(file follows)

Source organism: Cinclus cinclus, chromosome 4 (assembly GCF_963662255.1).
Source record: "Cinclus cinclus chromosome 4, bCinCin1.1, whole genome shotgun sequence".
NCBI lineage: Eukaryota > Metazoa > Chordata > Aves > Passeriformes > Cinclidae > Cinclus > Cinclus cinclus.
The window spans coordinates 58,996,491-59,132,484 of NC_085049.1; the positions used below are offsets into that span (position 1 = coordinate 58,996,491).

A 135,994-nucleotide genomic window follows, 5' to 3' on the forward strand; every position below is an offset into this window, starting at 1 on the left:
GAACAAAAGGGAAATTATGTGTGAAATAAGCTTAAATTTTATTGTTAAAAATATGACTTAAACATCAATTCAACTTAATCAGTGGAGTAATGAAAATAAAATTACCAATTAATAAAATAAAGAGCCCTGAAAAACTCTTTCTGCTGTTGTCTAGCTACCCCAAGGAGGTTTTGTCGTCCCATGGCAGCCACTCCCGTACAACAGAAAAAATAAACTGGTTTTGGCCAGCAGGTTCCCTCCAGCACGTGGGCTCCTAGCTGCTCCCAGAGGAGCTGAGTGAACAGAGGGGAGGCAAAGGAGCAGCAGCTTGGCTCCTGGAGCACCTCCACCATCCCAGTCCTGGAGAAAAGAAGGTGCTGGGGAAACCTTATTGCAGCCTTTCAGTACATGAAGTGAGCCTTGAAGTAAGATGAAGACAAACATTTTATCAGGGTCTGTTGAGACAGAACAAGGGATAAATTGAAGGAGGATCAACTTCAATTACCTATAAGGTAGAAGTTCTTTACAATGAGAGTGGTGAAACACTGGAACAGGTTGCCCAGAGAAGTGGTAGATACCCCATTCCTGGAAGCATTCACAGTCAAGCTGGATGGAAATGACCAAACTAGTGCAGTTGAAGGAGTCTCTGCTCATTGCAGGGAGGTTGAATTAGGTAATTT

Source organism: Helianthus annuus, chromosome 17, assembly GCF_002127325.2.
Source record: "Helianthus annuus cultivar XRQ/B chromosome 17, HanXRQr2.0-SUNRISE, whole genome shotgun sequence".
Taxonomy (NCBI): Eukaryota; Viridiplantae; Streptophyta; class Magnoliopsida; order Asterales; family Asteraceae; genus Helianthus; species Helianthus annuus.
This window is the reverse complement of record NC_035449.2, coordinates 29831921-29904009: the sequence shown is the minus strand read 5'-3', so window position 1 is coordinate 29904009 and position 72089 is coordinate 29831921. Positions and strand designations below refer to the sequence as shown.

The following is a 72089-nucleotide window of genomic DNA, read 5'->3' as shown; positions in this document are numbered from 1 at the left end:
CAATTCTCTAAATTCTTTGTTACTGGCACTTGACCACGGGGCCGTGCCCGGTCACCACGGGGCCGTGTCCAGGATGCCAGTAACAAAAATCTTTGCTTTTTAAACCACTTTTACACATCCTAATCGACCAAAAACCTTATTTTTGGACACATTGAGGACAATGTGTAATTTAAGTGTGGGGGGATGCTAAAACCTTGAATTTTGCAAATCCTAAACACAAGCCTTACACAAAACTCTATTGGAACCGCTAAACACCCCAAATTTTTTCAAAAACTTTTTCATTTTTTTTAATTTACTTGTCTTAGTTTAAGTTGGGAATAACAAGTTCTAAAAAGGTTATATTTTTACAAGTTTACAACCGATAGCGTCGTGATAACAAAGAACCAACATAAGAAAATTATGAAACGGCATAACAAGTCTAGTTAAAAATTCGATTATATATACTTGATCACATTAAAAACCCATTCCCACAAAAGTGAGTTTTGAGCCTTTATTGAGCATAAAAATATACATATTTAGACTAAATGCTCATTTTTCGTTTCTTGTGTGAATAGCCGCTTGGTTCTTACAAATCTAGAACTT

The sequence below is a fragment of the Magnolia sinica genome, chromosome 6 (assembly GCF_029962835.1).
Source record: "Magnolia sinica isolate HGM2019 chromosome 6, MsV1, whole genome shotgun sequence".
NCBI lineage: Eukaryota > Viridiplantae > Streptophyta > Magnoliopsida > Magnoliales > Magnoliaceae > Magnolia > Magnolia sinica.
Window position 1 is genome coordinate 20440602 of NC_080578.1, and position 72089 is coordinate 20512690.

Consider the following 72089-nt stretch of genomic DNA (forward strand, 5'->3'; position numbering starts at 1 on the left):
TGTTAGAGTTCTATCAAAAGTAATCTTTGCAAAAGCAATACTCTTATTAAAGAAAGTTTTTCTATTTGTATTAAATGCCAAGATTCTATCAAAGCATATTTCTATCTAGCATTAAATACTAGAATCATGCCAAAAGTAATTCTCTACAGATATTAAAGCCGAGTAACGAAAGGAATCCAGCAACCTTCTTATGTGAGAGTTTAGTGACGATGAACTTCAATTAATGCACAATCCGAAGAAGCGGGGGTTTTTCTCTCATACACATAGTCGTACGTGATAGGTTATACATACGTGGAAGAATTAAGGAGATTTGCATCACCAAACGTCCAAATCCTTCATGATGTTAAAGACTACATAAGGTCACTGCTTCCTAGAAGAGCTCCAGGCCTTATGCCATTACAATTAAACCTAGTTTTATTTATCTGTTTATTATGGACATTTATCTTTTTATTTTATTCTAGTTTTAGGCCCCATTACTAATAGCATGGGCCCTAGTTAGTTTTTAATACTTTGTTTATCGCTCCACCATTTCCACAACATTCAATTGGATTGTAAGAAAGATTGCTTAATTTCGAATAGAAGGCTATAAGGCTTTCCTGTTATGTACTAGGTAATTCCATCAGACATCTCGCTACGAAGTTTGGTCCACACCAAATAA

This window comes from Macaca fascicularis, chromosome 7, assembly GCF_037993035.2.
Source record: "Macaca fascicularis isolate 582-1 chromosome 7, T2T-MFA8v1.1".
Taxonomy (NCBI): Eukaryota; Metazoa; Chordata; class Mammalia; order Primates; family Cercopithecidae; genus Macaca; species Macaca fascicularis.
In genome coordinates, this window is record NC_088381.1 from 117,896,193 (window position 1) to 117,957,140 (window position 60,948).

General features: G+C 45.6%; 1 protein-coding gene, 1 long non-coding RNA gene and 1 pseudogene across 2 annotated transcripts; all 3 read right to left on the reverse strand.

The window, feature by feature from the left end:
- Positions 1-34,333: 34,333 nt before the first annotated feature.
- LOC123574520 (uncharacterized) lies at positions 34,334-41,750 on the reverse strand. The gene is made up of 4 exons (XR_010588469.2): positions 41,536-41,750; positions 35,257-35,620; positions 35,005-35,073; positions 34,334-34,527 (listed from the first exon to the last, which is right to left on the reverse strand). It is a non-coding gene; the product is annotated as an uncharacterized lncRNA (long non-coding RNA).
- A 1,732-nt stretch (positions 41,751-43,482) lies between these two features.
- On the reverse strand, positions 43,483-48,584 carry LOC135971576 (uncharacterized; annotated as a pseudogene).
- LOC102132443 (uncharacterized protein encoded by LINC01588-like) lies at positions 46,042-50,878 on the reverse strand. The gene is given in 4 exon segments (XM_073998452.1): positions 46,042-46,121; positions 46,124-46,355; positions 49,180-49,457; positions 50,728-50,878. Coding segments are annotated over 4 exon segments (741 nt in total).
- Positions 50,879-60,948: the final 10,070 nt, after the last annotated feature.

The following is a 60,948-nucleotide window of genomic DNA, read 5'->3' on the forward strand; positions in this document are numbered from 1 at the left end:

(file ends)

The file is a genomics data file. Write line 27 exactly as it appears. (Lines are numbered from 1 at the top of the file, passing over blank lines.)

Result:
- A 1,732-nt stretch (positions 41,751-43,482) lies between these two features.